We've all realized that MMOs need to be purpose driven in order to feel more involving, but that's why having decent storylines with characters we can recognize and care about are key factors, I think.

Posted: Aug 16th 2011 11:16AM AceSteveC said

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@Ren54

Agreed.

Anyway where's the fun in a real scenario translated into a virtual environment? MMOs are escapism with a risk-reward balance that is part of what makes them fun. If you can perma-die that throws that whole balance out of whack and you could end up skulking about scared of your own shadow - not my idea of fun and I doubt I'm in a minority. And what about when you're teaming at high level and the healer or tank messes up and everyone dies. Oh that would be great to live with. Your friends might not even talk to your for months. Or you're trying to form a pickup group - what are you going to do, get references for every player to ensure that he's not a &%£# that's only joining to drop you in it and run away laughing?

Posted: Aug 16th 2011 11:21AM Borick said

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I think that most everyone is focused on technical impossibilities and their own salaries, when the real problem is that the genre has been overleveraged by investors and marketers and game designers who want silly things like salaries and families and job security.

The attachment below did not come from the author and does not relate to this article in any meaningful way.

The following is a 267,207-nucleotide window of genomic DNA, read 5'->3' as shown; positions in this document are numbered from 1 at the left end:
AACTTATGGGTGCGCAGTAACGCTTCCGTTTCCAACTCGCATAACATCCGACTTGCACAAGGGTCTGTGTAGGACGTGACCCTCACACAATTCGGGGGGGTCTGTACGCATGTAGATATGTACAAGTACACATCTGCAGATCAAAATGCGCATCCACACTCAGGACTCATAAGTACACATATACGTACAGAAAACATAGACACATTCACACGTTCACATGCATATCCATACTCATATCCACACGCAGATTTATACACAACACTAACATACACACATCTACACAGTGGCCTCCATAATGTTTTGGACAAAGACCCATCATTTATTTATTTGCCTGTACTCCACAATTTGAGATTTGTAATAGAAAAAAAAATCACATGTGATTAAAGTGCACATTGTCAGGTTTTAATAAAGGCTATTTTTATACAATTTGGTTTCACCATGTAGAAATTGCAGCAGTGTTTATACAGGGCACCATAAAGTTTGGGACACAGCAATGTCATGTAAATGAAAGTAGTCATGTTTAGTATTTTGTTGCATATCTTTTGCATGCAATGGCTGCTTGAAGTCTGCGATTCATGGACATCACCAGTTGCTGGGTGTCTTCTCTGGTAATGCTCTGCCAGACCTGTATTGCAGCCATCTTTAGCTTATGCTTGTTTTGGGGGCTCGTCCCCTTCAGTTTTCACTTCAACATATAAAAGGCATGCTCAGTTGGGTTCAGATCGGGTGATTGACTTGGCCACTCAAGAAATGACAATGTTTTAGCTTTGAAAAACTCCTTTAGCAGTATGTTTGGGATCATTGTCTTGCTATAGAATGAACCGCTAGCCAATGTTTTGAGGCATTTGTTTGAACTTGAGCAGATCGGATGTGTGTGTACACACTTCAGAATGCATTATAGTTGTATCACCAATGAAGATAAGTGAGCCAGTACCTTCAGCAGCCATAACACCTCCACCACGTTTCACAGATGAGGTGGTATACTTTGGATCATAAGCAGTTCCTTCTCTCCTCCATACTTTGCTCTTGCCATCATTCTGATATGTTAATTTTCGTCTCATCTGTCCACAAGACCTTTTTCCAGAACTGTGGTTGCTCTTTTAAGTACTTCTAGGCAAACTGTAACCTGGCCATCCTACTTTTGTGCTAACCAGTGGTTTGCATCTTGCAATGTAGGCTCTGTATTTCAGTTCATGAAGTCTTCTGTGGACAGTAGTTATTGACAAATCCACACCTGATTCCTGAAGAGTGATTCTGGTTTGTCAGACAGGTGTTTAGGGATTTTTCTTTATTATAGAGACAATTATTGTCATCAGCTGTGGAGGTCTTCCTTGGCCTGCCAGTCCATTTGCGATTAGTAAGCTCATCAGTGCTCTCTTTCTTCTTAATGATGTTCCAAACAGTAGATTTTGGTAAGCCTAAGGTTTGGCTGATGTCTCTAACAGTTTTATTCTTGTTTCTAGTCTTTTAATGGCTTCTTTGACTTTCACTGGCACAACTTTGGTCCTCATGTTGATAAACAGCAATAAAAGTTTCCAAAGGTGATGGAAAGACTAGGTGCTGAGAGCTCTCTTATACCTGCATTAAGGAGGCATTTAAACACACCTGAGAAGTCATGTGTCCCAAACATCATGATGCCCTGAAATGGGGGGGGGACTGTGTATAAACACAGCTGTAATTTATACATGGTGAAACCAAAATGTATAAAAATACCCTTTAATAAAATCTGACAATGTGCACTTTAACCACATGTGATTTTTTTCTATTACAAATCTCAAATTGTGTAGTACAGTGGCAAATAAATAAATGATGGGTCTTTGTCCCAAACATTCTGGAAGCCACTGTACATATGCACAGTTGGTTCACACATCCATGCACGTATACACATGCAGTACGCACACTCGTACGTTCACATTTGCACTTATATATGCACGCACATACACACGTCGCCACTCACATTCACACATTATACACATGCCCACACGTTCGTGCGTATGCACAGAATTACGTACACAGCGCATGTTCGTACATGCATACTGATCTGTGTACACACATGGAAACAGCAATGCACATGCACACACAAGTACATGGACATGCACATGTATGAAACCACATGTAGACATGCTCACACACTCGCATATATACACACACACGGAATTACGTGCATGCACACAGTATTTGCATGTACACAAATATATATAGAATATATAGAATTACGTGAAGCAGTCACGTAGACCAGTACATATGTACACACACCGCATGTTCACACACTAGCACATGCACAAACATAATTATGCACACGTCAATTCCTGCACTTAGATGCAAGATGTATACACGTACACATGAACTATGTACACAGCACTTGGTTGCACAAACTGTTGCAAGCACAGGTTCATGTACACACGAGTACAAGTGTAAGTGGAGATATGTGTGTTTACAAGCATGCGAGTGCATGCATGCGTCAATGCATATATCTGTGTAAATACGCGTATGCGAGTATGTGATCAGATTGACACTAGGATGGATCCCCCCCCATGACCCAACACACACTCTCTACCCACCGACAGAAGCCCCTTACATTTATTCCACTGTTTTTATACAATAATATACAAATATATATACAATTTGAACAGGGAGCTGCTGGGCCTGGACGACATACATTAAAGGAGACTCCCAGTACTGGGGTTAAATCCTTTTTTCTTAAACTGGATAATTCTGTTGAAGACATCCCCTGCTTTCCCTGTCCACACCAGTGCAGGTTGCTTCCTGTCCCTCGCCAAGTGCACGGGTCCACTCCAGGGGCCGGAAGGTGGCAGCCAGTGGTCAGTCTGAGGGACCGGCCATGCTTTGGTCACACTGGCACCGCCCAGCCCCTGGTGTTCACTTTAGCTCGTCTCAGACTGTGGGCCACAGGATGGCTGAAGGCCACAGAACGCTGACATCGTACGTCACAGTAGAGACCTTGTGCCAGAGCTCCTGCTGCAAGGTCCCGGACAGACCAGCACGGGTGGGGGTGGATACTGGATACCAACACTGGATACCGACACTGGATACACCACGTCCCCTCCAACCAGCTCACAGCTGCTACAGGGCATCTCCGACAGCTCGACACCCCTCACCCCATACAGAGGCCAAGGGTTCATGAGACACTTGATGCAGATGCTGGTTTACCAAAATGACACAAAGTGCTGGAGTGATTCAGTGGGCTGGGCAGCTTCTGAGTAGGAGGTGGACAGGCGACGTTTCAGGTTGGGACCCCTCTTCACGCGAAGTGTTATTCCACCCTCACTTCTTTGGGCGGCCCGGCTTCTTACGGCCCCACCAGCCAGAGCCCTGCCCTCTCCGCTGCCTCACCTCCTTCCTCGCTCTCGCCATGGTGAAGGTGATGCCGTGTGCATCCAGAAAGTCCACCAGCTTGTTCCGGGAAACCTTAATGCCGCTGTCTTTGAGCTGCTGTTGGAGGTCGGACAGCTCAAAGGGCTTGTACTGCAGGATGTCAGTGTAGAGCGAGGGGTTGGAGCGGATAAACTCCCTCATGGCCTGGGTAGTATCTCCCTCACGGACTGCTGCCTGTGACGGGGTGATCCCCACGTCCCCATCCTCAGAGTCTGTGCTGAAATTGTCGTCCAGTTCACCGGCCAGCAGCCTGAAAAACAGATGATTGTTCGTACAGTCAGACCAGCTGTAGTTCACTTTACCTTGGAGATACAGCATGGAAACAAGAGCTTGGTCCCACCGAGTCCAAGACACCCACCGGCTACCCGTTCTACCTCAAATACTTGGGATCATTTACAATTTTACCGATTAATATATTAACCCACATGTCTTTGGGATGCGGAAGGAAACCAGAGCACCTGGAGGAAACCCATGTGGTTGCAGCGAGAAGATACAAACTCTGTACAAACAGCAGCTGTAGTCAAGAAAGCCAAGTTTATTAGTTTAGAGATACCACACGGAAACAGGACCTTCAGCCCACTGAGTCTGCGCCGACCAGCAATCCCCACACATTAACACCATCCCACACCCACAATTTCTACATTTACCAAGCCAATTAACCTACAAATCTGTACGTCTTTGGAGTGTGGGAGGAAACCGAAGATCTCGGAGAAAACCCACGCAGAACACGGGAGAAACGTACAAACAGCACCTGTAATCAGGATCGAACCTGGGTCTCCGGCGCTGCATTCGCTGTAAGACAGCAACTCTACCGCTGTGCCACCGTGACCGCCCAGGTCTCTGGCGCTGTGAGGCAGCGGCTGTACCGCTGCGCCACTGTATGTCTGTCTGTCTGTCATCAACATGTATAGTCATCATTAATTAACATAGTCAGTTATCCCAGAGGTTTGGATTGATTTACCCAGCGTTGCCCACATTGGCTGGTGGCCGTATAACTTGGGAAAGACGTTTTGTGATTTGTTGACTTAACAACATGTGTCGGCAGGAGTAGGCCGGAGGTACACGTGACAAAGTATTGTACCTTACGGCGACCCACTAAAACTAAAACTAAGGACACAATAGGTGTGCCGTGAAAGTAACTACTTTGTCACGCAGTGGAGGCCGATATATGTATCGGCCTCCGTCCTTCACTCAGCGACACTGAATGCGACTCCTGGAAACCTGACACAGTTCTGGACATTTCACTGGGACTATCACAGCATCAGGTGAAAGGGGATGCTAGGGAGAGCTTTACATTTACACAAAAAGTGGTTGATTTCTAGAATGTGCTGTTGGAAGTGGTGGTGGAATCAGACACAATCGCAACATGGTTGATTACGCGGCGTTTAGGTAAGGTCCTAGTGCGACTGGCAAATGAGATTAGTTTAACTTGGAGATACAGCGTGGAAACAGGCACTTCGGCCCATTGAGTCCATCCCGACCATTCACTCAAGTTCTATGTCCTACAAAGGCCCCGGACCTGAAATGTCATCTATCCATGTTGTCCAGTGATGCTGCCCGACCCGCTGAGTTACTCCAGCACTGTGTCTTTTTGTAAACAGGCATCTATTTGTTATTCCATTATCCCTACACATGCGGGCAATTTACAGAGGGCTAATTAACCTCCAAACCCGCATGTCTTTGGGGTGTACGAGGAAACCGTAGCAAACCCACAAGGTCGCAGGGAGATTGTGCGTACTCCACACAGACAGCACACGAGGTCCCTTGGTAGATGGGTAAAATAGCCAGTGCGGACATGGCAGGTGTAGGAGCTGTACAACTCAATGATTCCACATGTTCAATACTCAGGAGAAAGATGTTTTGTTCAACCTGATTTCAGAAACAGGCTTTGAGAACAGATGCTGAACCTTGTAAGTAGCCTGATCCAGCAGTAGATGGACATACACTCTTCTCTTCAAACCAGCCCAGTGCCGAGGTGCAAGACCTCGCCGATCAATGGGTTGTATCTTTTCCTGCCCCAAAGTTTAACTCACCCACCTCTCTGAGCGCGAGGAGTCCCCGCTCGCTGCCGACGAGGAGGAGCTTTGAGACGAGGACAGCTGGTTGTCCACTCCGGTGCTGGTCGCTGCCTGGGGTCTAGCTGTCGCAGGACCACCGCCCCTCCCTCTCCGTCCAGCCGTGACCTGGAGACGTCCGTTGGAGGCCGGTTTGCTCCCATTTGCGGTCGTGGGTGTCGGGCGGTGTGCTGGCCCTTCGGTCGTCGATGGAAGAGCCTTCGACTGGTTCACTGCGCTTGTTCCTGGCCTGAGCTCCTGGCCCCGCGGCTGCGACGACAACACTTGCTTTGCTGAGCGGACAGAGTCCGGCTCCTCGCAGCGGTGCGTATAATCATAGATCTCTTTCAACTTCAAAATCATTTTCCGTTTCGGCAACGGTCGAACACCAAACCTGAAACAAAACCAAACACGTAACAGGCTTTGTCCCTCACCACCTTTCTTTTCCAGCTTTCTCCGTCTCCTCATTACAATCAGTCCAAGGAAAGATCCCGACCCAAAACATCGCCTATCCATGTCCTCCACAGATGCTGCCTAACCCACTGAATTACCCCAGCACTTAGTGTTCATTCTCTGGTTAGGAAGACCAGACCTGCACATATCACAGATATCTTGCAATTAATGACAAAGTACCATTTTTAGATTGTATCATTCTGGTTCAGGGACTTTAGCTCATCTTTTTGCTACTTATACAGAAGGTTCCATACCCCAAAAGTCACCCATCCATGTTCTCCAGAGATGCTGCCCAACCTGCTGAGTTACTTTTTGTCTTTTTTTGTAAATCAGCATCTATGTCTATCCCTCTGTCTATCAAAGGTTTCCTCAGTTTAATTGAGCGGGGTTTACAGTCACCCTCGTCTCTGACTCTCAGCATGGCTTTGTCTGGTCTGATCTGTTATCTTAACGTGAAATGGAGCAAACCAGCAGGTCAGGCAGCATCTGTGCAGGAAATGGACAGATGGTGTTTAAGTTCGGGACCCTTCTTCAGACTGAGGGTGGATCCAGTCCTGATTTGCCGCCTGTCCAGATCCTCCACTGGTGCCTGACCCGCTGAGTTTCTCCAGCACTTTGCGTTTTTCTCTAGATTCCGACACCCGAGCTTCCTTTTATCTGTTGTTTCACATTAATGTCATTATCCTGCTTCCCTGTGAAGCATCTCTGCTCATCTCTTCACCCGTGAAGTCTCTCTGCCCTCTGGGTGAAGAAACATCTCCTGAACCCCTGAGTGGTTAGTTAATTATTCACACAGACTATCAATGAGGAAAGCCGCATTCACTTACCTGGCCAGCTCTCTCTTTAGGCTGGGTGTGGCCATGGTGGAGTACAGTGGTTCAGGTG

I agree that we may see some quantum technical developments in the next decade, but I think it's a cop-out to blame the lack of these for the desertification of the MMO genre. People got greedy, Hollywood invaded along with the marketing machine and corporate taxation has done its best to stagnate R&D.

It's just my opinion, but I think we could already have had a next generation MMO without all of this process, hype and hooplah.

Game design should be like science -- if you're doing it for the money, you're doing it wrong.

Posted: Aug 16th 2011 12:55PM Saker said

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@Borick "corporate taxation"? you've got to be f'in kidding? Those people don't really pay. They get away with paying less then individuals (and not the precious rich either, who pay less then real working people). Please enough with wrong-winger-brain-dead-dogma, the endless wringing of the hands for those poor heroic corporates just trying to do gods good works and make a honest holy-dollar.
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Posted: Aug 16th 2011 8:35PM Borick said

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@Saker In this context, 'corporate taxation' refers to the overhead of having a large parent company financing your team. Blizzard doesn't budget its own income to itself, it has a parent company that takes the profit and 'reinvests' only a fraction of the proceeds back into the product.

If you have EA or Activision or Vivendi as your sponsers, you are being taxed by corporate overhead.
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Posted: Aug 16th 2011 11:42AM (Unverified) said

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I honestly think we will get to a point where the MMOs are less 'massively' as technology expands and the thought of playing with folks we already know grows. Multiplayer games of small community servers like minecraft could possibly be a growth industry as folks tire of the huge crowds.

Posted: Aug 16th 2011 11:51AM Borick said

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@(Unverified) Minecraft may be 'not an MMO' to the 'MMO' guys. I could care less. Three million plus people have paid for the beta alone. Minecraft is Massive.